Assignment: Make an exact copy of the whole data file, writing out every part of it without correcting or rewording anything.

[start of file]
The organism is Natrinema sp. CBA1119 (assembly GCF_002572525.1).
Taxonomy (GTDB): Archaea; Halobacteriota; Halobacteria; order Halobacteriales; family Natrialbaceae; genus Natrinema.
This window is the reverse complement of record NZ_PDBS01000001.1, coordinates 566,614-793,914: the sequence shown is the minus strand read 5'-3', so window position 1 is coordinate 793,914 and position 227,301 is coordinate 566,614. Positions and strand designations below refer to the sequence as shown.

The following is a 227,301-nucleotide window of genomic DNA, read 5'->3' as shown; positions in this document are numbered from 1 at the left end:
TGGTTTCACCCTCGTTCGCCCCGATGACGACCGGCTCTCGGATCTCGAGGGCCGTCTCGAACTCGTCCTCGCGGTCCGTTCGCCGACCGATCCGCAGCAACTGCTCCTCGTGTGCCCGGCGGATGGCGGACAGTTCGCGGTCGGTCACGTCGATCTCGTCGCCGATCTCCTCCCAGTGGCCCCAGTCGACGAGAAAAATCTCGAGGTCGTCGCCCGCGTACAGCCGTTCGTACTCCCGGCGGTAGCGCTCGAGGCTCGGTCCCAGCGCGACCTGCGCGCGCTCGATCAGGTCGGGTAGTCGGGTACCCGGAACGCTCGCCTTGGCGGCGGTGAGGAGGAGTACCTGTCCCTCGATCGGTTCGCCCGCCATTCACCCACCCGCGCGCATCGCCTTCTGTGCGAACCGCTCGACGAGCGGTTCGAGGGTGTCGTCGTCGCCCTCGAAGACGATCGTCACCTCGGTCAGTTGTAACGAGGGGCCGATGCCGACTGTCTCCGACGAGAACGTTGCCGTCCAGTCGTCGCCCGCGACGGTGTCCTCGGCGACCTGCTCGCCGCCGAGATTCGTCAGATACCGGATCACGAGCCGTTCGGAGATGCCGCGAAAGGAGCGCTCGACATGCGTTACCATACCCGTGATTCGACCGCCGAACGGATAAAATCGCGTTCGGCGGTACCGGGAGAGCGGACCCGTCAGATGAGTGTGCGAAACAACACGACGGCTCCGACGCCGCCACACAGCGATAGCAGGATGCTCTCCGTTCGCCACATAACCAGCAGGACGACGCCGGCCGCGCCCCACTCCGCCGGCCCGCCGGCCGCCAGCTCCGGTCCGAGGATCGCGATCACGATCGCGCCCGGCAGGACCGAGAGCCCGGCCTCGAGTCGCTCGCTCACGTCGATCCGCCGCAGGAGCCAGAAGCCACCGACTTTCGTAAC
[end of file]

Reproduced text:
The organism is Natrinema sp. CBA1119 (assembly GCF_002572525.1).
Taxonomy (GTDB): Archaea; Halobacteriota; Halobacteria; order Halobacteriales; family Natrialbaceae; genus Natrinema.
This window is the reverse complement of record NZ_PDBS01000001.1, coordinates 566,614-793,914: the sequence shown is the minus strand read 5'-3', so window position 1 is coordinate 793,914 and position 227,301 is coordinate 566,614. Positions and strand designations below refer to the sequence as shown.

The following is a 227,301-nucleotide window of genomic DNA, read 5'->3' as shown; positions in this document are numbered from 1 at the left end:
TGGTTTCACCCTCGTTCGCCCCGATGACGACCGGCTCTCGGATCTCGAGGGCCGTCTCGAACTCGTCCTCGCGGTCCGTTCGCCGACCGATCCGCAGCAACTGCTCCTCGTGTGCCCGGCGGATGGCGGACAGTTCGCGGTCGGTCACGTCGATCTCGTCGCCGATCTCCTCCCAGTGGCCCCAGTCGACGAGAAAAATCTCGAGGTCGTCGCCCGCGTACAGCCGTTCGTACTCCCGGCGGTAGCGCTCGAGGCTCGGTCCCAGCGCGACCTGCGCGCGCTCGATCAGGTCGGGTAGTCGGGTACCCGGAACGCTCGCCTTGGCGGCGGTGAGGAGGAGTACCTGTCCCTCGATCGGTTCGCCCGCCATTCACCCACCCGCGCGCATCGCCTTCTGTGCGAACCGCTCGACGAGCGGTTCGAGGGTGTCGTCGTCGCCCTCGAAGACGATCGTCACCTCGGTCAGTTGTAACGAGGGGCCGATGCCGACTGTCTCCGACGAGAACGTTGCCGTCCAGTCGTCGCCCGCGACGGTGTCCTCGGCGACCTGCTCGCCGCCGAGATTCGTCAGATACCGGATCACGAGCCGTTCGGAGATGCCGCGAAAGGAGCGCTCGACATGCGTTACCATACCCGTGATTCGACCGCCGAACGGATAAAATCGCGTTCGGCGGTACCGGGAGAGCGGACCCGTCAGATGAGTGTGCGAAACAACACGACGGCTCCGACGCCGCCACACAGCGATAGCAGGATGCTCTCCGTTCGCCACATAACCAGCAGGACGACGCCGGCCGCGCCCCACTCCGCCGGCCCGCCGGCCGCCAGCTCCGGTCCGAGGATCGCGATCACGATCGCGCCCGGCAGGACCGAGAGCCCGGCCTCGAGTCGCTCGCTCACGTCGATCCGCCGCAGGAGCCAGAAGCCACCGACTTTCGTAAC